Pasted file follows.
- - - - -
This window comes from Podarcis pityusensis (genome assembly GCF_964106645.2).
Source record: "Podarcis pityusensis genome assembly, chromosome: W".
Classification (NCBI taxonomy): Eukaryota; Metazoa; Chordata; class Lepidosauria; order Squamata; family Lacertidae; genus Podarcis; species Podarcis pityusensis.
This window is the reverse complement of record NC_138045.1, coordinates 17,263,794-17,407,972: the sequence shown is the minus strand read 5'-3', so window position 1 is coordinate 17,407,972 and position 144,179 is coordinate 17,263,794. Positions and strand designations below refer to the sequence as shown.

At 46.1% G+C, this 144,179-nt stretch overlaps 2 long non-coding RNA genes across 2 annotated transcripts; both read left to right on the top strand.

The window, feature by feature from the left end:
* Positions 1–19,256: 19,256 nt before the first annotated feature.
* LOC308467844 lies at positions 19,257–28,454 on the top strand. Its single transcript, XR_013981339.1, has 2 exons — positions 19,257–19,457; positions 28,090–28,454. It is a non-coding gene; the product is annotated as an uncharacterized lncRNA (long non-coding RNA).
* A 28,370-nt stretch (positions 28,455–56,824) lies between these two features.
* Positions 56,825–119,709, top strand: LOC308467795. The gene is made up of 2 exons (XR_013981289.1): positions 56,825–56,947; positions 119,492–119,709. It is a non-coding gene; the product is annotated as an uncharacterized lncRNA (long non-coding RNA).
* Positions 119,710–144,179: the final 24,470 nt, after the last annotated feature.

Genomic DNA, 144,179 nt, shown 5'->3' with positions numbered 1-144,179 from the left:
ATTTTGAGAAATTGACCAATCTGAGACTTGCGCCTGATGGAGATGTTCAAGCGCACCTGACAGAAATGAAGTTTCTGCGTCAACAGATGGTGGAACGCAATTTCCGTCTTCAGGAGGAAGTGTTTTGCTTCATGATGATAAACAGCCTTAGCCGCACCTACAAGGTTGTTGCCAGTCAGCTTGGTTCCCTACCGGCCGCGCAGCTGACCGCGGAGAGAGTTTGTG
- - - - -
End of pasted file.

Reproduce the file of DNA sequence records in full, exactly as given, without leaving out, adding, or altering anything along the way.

This window comes from Podarcis pityusensis (genome assembly GCF_964106645.2).
Source record: "Podarcis pityusensis genome assembly, chromosome: W".
Classification (NCBI taxonomy): Eukaryota; Metazoa; Chordata; class Lepidosauria; order Squamata; family Lacertidae; genus Podarcis; species Podarcis pityusensis.
This window is the reverse complement of record NC_138045.1, coordinates 17,263,794-17,407,972: the sequence shown is the minus strand read 5'-3', so window position 1 is coordinate 17,407,972 and position 144,179 is coordinate 17,263,794. Positions and strand designations below refer to the sequence as shown.

At 46.1% G+C, this 144,179-nt stretch overlaps 2 long non-coding RNA genes across 2 annotated transcripts; both read left to right on the top strand.

The window, feature by feature from the left end:
* Positions 1–19,256: 19,256 nt before the first annotated feature.
* LOC308467844 lies at positions 19,257–28,454 on the top strand. Its single transcript, XR_013981339.1, has 2 exons — positions 19,257–19,457; positions 28,090–28,454. It is a non-coding gene; the product is annotated as an uncharacterized lncRNA (long non-coding RNA).
* A 28,370-nt stretch (positions 28,455–56,824) lies between these two features.
* Positions 56,825–119,709, top strand: LOC308467795. The gene is made up of 2 exons (XR_013981289.1): positions 56,825–56,947; positions 119,492–119,709. It is a non-coding gene; the product is annotated as an uncharacterized lncRNA (long non-coding RNA).
* Positions 119,710–144,179: the final 24,470 nt, after the last annotated feature.

Genomic DNA, 144,179 nt, shown 5'->3' with positions numbered 1-144,179 from the left:
ATTTTGAGAAATTGACCAATCTGAGACTTGCGCCTGATGGAGATGTTCAAGCGCACCTGACAGAAATGAAGTTTCTGCGTCAACAGATGGTGGAACGCAATTTCCGTCTTCAGGAGGAAGTGTTTTGCTTCATGATGATAAACAGCCTTAGCCGCACCTACAAGGTTGTTGCCAGTCAGCTTGGTTCCCTACCGGCCGCGCAGCTGACCGCGGAGAGAGTTTGTG